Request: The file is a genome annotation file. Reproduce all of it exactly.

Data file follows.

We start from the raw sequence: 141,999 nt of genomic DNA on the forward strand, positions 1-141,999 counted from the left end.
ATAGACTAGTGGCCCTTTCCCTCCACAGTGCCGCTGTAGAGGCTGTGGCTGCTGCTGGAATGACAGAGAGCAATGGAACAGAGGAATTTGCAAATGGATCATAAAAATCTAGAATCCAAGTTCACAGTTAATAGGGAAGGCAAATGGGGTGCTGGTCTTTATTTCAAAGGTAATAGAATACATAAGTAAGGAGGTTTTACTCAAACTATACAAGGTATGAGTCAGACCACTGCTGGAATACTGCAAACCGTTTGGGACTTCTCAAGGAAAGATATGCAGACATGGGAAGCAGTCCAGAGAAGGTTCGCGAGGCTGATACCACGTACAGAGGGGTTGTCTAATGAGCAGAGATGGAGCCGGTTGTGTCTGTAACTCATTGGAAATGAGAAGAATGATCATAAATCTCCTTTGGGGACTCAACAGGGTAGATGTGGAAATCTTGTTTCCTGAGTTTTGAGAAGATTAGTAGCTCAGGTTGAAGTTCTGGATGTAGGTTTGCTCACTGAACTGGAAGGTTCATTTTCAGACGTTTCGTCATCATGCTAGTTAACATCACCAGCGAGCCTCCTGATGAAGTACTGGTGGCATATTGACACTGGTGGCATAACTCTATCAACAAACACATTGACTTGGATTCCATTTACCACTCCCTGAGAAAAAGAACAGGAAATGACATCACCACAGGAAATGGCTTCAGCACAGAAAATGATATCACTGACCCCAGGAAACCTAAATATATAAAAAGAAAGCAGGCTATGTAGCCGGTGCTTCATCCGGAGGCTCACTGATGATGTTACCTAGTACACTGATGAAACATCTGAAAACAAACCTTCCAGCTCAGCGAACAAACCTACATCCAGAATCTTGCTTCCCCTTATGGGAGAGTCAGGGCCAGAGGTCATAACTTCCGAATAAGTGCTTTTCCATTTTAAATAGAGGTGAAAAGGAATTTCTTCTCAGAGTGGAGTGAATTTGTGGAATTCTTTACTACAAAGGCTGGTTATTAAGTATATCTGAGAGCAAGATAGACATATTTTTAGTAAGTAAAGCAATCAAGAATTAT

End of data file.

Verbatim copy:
We start from the raw sequence: 141,999 nt of genomic DNA on the forward strand, positions 1-141,999 counted from the left end.
ATAGACTAGTGGCCCTTTCCCTCCACAGTGCCGCTGTAGAGGCTGTGGCTGCTGCTGGAATGACAGAGAGCAATGGAACAGAGGAATTTGCAAATGGATCATAAAAATCTAGAATCCAAGTTCACAGTTAATAGGGAAGGCAAATGGGGTGCTGGTCTTTATTTCAAAGGTAATAGAATACATAAGTAAGGAGGTTTTACTCAAACTATACAAGGTATGAGTCAGACCACTGCTGGAATACTGCAAACCGTTTGGGACTTCTCAAGGAAAGATATGCAGACATGGGAAGCAGTCCAGAGAAGGTTCGCGAGGCTGATACCACGTACAGAGGGGTTGTCTAATGAGCAGAGATGGAGCCGGTTGTGTCTGTAACTCATTGGAAATGAGAAGAATGATCATAAATCTCCTTTGGGGACTCAACAGGGTAGATGTGGAAATCTTGTTTCCTGAGTTTTGAGAAGATTAGTAGCTCAGGTTGAAGTTCTGGATGTAGGTTTGCTCACTGAACTGGAAGGTTCATTTTCAGACGTTTCGTCATCATGCTAGTTAACATCACCAGCGAGCCTCCTGATGAAGTACTGGTGGCATATTGACACTGGTGGCATAACTCTATCAACAAACACATTGACTTGGATTCCATTTACCACTCCCTGAGAAAAAGAACAGGAAATGACATCACCACAGGAAATGGCTTCAGCACAGAAAATGATATCACTGACCCCAGGAAACCTAAATATATAAAAAGAAAGCAGGCTATGTAGCCGGTGCTTCATCCGGAGGCTCACTGATGATGTTACCTAGTACACTGATGAAACATCTGAAAACAAACCTTCCAGCTCAGCGAACAAACCTACATCCAGAATCTTGCTTCCCCTTATGGGAGAGTCAGGGCCAGAGGTCATAACTTCCGAATAAGTGCTTTTCCATTTTAAATAGAGGTGAAAAGGAATTTCTTCTCAGAGTGGAGTGAATTTGTGGAATTCTTTACTACAAAGGCTGGTTATTAAGTATATCTGAGAGCAAGATAGACATATTTTTAGTAAGTAAAGCAATCAAGAATTAT